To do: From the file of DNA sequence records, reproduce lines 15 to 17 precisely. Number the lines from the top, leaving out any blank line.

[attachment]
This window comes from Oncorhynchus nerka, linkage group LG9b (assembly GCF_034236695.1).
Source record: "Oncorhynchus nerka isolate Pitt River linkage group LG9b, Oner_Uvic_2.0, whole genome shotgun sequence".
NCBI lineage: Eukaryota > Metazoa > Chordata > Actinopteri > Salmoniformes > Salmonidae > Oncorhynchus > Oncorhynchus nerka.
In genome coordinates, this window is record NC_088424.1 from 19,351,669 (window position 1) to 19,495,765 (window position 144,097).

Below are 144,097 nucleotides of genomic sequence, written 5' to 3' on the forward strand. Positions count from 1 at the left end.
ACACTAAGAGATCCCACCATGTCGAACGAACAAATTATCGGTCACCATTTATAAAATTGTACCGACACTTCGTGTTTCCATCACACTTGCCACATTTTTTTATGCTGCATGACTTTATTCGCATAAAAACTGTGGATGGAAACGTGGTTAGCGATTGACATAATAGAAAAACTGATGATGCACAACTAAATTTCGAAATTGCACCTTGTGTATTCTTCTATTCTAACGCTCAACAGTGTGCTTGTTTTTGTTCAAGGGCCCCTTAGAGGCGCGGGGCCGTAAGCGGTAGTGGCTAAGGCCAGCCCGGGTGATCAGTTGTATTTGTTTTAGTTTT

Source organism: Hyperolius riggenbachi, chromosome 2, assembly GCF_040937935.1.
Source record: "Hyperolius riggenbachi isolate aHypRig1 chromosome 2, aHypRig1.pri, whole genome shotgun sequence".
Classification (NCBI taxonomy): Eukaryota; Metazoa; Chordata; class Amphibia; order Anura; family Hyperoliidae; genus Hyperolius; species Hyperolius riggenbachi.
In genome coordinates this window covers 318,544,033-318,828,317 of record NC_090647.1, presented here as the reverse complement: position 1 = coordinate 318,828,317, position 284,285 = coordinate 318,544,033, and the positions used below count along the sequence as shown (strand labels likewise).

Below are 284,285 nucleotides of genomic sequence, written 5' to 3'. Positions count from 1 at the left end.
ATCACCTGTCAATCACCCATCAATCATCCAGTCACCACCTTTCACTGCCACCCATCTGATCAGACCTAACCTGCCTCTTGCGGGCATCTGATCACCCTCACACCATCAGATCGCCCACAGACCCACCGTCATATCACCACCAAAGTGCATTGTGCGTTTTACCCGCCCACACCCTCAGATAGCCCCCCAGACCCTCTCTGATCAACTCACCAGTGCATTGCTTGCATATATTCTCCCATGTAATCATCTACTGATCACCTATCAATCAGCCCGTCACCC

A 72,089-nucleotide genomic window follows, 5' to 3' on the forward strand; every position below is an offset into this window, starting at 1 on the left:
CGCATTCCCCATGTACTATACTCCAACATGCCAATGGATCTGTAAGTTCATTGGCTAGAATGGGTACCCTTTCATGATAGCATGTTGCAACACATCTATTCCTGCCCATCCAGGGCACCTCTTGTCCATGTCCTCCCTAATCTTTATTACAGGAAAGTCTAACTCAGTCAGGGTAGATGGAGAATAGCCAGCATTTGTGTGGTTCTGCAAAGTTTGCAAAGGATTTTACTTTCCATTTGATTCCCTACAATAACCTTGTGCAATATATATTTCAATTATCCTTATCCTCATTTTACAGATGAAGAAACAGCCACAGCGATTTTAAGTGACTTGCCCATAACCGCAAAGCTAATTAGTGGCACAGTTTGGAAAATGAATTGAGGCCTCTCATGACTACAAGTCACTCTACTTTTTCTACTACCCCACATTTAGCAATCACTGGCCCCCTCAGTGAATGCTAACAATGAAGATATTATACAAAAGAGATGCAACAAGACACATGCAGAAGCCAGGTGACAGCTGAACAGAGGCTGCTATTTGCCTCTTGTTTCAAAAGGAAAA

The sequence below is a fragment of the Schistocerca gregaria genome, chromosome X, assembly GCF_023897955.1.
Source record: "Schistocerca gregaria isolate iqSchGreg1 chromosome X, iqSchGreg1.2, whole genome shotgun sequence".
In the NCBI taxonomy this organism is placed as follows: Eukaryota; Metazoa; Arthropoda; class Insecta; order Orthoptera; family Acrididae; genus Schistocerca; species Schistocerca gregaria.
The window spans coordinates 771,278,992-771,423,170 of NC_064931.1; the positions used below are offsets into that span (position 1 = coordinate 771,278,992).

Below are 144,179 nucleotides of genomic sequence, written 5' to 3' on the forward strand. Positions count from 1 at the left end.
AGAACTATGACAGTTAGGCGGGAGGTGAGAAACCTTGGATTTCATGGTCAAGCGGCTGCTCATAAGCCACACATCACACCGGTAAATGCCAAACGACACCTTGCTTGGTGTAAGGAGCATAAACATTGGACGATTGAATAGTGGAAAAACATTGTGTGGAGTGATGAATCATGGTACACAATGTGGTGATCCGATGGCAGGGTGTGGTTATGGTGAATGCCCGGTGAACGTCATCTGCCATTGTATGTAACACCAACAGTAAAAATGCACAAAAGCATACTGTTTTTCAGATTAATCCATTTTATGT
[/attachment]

The sequence below is a fragment of the Schistocerca gregaria genome, chromosome X, assembly GCF_023897955.1.
Source record: "Schistocerca gregaria isolate iqSchGreg1 chromosome X, iqSchGreg1.2, whole genome shotgun sequence".
In the NCBI taxonomy this organism is placed as follows: Eukaryota; Metazoa; Arthropoda; class Insecta; order Orthoptera; family Acrididae; genus Schistocerca; species Schistocerca gregaria.